What will it take for park and recreation agencies to be successful in the future? That was the buzz at the 2018 NRPA Annual Conference in Indianapolis, and, fortunately, there were several sessions focused on future possibilities. Yes, there certainly was content about becoming more fiscally responsible and managing more efficiently, but what struck a chord with me were those sessions where presenters challenged the participants to think bigger, perhaps bigger than they ever have before, about what it will take to be successful in the future.
Some of the strategies for success are new ways of thinking for parks and recreation: becoming involved in “value capture” initiatives, working with real estate developers to boost the economy while protecting affordable housing, ensuring zoning incentives that benefit the public and the private sector, using business improvement districts (BIDs) and participating in Opportunity Zones to create and maintain parks, and learning how to work with public-private partnerships (P3s) for the public good.
Some park leaders get it. They are already taking advantage of these opportunities, and their communities are benefiting as a result. They have stepped up as players in a changing landscape, where elected leaders expect public parks and recreation to support economic development and to produce a range of benefits, such as making their communities more resilient, for cities and counties. Park leaders understand that resiliency is about how a community responds to natural and manmade disasters. Is there community cohesiveness, where residents will work together to heal from the devastation? Is there a real sense of community? If we truly believe Parks Build Community, then parks are a key ingredient to making communities resilient.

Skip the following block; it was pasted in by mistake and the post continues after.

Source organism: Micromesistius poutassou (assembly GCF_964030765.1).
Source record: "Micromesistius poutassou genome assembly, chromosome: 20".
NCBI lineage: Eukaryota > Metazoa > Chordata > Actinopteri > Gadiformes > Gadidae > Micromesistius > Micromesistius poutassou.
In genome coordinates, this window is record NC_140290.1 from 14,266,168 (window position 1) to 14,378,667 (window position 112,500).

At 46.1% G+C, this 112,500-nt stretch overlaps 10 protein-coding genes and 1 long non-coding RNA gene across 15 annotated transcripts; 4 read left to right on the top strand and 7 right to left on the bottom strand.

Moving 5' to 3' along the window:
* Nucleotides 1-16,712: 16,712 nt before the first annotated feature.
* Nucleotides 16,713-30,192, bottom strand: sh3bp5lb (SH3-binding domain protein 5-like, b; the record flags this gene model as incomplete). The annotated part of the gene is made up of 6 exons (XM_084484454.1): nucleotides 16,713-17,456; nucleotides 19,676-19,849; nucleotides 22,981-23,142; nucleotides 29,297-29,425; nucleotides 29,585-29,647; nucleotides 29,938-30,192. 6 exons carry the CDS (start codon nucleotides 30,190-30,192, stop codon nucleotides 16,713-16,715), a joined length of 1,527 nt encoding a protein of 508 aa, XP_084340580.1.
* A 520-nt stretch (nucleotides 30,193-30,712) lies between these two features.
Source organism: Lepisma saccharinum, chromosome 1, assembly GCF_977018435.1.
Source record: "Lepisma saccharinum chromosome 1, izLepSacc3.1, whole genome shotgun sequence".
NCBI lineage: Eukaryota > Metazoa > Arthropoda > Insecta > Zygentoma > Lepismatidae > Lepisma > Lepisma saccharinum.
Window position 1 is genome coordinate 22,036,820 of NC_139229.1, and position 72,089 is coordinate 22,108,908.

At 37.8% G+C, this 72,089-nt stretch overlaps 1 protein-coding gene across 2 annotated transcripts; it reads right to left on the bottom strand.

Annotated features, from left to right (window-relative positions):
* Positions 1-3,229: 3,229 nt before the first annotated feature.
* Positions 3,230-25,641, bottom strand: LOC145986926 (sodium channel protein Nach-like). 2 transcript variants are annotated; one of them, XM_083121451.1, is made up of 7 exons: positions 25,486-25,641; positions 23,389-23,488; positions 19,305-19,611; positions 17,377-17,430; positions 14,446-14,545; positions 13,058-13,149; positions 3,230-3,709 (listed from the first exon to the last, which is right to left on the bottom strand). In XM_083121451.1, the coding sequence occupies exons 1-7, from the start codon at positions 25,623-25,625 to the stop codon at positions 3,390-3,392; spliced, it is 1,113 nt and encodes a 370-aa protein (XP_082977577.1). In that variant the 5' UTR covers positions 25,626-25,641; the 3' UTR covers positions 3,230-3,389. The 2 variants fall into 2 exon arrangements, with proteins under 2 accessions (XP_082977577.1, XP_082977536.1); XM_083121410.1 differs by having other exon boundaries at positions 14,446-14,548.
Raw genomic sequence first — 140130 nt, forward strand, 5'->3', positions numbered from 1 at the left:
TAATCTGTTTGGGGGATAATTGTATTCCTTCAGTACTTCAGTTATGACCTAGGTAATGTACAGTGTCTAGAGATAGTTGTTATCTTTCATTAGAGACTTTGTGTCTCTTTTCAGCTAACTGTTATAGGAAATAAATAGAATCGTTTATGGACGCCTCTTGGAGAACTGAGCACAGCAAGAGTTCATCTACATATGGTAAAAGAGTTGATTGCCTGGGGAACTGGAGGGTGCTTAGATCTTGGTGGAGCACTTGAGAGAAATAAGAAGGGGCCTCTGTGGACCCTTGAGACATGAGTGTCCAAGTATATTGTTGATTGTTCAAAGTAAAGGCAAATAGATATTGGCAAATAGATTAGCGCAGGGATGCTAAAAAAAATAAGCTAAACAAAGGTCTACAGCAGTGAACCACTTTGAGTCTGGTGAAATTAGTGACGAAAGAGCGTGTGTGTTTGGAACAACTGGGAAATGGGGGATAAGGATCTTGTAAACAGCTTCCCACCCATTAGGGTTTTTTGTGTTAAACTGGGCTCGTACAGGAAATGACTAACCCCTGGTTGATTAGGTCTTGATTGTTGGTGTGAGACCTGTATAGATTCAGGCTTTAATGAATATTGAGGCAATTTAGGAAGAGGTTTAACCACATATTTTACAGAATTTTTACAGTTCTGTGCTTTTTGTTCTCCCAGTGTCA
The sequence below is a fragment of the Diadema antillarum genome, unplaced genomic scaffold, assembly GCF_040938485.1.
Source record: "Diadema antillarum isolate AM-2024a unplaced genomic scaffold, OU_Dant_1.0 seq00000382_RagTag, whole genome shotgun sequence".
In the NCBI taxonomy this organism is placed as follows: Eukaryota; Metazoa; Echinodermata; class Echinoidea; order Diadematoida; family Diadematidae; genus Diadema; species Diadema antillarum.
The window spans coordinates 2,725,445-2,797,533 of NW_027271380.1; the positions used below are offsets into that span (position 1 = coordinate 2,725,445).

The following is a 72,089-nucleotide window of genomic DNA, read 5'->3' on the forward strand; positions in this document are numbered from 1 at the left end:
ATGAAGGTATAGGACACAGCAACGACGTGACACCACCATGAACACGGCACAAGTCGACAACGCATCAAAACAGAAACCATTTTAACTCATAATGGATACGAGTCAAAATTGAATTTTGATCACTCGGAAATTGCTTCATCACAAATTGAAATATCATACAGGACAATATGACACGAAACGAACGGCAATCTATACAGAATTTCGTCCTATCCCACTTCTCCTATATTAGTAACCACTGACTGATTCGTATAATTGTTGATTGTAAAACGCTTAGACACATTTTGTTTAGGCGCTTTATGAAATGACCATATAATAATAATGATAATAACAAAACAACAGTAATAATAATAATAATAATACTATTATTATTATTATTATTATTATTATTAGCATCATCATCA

New thinking will also be required to solve, or at least minimize, the impact of gentrification, a challenge that continues to haunt park leaders. While we tout the transformative power of parks, residents are often displaced because of these changes. This dilemma, displacing the very people the park seeks to serve, can be mitigated with creative financing, like community land trusts (CLTs). The benefits of these nonprofits include, but are not limited to, providing affordable housing, maintaining local businesses and protecting a community’s heritage. CLTs often are composed and governed by community residents and are funded by private foundations, local government and other nonprofits.
It’s an exciting time for parks and recreation, because the role is growing in complexity and importance. But, those agencies that limit their role to handing out balls and bats and cutting grass will become irrelevant if they don’t step up to be players in our country’s future. The future is ours to shape, but only if we step up and claim it. What kind of leader will you be?
Barbara Tulipane, CAE, is NRPA's President and CEO
PS: Yes, I took the prerogative of including my dog, Maya, in this issue since she didn’t win the cover!